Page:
Realia are real-life objects that enable children to make connections to their own lives as they try to make sense of new concepts and ideas. This strategy brings the Perspectives central text to life for students by using everyday objects during the read aloud.
During and after reading
Objects provide a concrete manipulative for students to handle while listening to the read aloud. The neuron stimulation from physical movement during the read aloud also helps students to conceptualize the ideas and themes present in the text. Realia also create total physical responses that help students recall ideas and themes from the text in later discussions.
- Select a Perspectives central text to read aloud.
- Determine what themes, messages, information and facts are being communicated through the text.
- Brainstorm possible objects that can be distributed among students and used as a manipulative during the read aloud. Note that the concept of realia can include music.
- Distribute the objects to each student prior to the read aloud.
- Share authentic replicas (instead of relying on still photos only) for objects that may be unfamiliar to children (e.g., for a unit on transportation, bring in replicas of unfamiliar modes such as gondolas or hot air balloons).
- When sharing historical accounts in text, try to complement these with exploration of real objects at a museum (e.g., cars, televisions, telephones and washing machines from previous eras). Encourage children to think about dimensionality, function and what they learned from the real object that they would not have learned from the picture.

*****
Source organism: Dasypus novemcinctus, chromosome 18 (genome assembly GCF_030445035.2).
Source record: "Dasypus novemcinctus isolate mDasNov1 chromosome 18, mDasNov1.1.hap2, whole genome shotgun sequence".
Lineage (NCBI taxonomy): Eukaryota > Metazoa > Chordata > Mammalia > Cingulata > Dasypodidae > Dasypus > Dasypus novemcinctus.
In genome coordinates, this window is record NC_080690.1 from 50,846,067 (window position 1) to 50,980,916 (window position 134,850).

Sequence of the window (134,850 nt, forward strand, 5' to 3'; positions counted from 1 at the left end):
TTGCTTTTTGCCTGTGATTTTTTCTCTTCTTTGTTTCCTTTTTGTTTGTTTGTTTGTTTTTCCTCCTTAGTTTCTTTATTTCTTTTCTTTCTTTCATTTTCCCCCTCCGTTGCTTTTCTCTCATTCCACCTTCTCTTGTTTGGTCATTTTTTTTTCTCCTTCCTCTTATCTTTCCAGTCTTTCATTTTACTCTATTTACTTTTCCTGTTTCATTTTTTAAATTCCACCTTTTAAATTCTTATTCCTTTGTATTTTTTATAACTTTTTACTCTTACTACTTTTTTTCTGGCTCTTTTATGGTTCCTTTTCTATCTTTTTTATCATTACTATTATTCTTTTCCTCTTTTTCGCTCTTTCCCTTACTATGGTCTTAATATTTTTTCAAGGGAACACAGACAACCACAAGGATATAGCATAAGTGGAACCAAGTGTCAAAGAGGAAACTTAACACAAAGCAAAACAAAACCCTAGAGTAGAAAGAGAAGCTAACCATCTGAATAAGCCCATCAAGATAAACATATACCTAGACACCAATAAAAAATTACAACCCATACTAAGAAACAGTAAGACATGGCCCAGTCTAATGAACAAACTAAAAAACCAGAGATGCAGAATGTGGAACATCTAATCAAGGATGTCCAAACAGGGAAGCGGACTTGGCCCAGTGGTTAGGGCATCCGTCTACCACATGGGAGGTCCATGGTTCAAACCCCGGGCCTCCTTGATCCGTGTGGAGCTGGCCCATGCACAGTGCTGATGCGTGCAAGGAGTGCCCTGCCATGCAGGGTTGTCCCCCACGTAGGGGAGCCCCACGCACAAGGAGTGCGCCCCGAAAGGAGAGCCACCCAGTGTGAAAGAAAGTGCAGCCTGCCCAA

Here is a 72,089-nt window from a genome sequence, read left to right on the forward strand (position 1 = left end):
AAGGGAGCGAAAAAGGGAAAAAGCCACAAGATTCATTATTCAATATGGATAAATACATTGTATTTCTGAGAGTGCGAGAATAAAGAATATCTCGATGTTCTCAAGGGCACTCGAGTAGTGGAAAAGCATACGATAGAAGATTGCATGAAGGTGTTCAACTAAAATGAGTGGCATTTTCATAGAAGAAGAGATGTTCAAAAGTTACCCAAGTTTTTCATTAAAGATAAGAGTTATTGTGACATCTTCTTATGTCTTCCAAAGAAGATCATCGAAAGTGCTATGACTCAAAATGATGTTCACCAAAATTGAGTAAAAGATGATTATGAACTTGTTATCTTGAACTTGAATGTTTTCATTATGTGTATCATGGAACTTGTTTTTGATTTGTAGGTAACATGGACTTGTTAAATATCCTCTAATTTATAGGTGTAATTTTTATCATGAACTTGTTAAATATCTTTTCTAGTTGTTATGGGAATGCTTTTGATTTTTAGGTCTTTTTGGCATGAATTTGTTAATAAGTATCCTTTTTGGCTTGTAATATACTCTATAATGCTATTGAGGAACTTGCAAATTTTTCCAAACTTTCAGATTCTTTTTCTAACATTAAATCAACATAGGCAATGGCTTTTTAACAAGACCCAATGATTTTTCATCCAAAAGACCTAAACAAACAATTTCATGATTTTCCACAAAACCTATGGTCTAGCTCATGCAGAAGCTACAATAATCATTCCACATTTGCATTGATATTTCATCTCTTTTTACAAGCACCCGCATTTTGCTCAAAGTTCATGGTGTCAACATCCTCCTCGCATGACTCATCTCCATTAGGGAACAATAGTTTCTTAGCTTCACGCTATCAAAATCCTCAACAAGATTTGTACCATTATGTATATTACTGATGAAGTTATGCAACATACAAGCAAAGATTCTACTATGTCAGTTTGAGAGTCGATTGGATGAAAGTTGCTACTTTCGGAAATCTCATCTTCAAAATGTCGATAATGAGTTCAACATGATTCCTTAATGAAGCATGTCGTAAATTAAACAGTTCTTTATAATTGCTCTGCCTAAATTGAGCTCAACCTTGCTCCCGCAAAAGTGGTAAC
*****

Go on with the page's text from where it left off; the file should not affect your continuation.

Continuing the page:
- Direct students to connect the object to their understanding of the central text while they listen.
- After the read aloud, discuss student connections using the following questions:
- How is the object related to the text?
- How does the object represent the characters in the text?
- How does the object relate to the speaker of the text?
- How can the object help you remember the message or theme of the text?
- What, if any, other objects could represent the text’s message or theme?
English language learners
This strategy elicits Total Physical Response (TPR), which lets English language learners engage the text by moving, touching, pointing and role-playing.
Connection to anti-bias education
Realia encourages participation. Students hear the text and directly associate their comprehension to the object placed before them; manipulating the object during the read aloud solidifies their understanding of the text’s message. Extending the after-reading questions to include what other objects might serve as realia for the same text encourages students to pull in their individual perspectives and experiences.